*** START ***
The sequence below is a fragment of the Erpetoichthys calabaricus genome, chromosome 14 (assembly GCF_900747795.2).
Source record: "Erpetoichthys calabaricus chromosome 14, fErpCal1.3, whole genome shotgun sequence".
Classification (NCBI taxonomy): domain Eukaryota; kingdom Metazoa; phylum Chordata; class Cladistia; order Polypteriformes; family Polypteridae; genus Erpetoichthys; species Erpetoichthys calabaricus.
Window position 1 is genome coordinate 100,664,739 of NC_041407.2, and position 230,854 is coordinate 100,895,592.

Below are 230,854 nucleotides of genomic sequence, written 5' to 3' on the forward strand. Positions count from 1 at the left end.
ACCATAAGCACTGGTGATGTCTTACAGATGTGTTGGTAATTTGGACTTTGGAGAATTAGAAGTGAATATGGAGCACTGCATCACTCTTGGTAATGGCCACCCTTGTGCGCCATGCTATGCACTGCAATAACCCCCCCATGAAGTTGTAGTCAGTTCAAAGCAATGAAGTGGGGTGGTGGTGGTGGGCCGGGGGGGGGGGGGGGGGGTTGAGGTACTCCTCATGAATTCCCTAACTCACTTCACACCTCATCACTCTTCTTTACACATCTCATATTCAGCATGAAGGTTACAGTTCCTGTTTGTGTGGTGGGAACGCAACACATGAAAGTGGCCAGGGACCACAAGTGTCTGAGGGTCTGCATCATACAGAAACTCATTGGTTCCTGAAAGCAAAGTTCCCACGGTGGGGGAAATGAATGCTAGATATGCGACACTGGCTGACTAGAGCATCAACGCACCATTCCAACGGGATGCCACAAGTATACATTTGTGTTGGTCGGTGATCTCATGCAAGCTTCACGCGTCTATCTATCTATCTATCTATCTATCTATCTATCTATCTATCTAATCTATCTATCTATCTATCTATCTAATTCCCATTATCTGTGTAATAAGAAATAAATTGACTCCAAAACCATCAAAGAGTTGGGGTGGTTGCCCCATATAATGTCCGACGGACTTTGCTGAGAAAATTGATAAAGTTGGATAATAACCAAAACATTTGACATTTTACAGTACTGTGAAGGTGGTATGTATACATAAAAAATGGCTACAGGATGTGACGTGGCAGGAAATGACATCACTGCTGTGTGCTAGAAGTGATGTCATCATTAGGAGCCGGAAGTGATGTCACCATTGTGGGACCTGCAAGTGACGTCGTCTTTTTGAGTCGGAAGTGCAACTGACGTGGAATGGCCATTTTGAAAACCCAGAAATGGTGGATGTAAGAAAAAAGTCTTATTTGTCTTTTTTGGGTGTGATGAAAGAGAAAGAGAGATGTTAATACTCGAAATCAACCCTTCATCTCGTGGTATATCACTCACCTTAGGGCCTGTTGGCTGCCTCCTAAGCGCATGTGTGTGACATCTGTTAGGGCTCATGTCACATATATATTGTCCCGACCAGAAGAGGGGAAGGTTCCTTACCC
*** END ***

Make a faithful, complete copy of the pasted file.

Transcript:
The sequence below is a fragment of the Erpetoichthys calabaricus genome, chromosome 14 (assembly GCF_900747795.2).
Source record: "Erpetoichthys calabaricus chromosome 14, fErpCal1.3, whole genome shotgun sequence".
Classification (NCBI taxonomy): domain Eukaryota; kingdom Metazoa; phylum Chordata; class Cladistia; order Polypteriformes; family Polypteridae; genus Erpetoichthys; species Erpetoichthys calabaricus.
Window position 1 is genome coordinate 100,664,739 of NC_041407.2, and position 230,854 is coordinate 100,895,592.

Below are 230,854 nucleotides of genomic sequence, written 5' to 3' on the forward strand. Positions count from 1 at the left end.
ACCATAAGCACTGGTGATGTCTTACAGATGTGTTGGTAATTTGGACTTTGGAGAATTAGAAGTGAATATGGAGCACTGCATCACTCTTGGTAATGGCCACCCTTGTGCGCCATGCTATGCACTGCAATAACCCCCCCATGAAGTTGTAGTCAGTTCAAAGCAATGAAGTGGGGTGGTGGTGGTGGGCCGGGGGGGGGGGGGGGGGGTTGAGGTACTCCTCATGAATTCCCTAACTCACTTCACACCTCATCACTCTTCTTTACACATCTCATATTCAGCATGAAGGTTACAGTTCCTGTTTGTGTGGTGGGAACGCAACACATGAAAGTGGCCAGGGACCACAAGTGTCTGAGGGTCTGCATCATACAGAAACTCATTGGTTCCTGAAAGCAAAGTTCCCACGGTGGGGGAAATGAATGCTAGATATGCGACACTGGCTGACTAGAGCATCAACGCACCATTCCAACGGGATGCCACAAGTATACATTTGTGTTGGTCGGTGATCTCATGCAAGCTTCACGCGTCTATCTATCTATCTATCTATCTATCTATCTATCTATCTATCTAATCTATCTATCTATCTATCTATCTAATTCCCATTATCTGTGTAATAAGAAATAAATTGACTCCAAAACCATCAAAGAGTTGGGGTGGTTGCCCCATATAATGTCCGACGGACTTTGCTGAGAAAATTGATAAAGTTGGATAATAACCAAAACATTTGACATTTTACAGTACTGTGAAGGTGGTATGTATACATAAAAAATGGCTACAGGATGTGACGTGGCAGGAAATGACATCACTGCTGTGTGCTAGAAGTGATGTCATCATTAGGAGCCGGAAGTGATGTCACCATTGTGGGACCTGCAAGTGACGTCGTCTTTTTGAGTCGGAAGTGCAACTGACGTGGAATGGCCATTTTGAAAACCCAGAAATGGTGGATGTAAGAAAAAAGTCTTATTTGTCTTTTTTGGGTGTGATGAAAGAGAAAGAGAGATGTTAATACTCGAAATCAACCCTTCATCTCGTGGTATATCACTCACCTTAGGGCCTGTTGGCTGCCTCCTAAGCGCATGTGTGTGACATCTGTTAGGGCTCATGTCACATATATATTGTCCCGACCAGAAGAGGGGAAGGTTCCTTACCC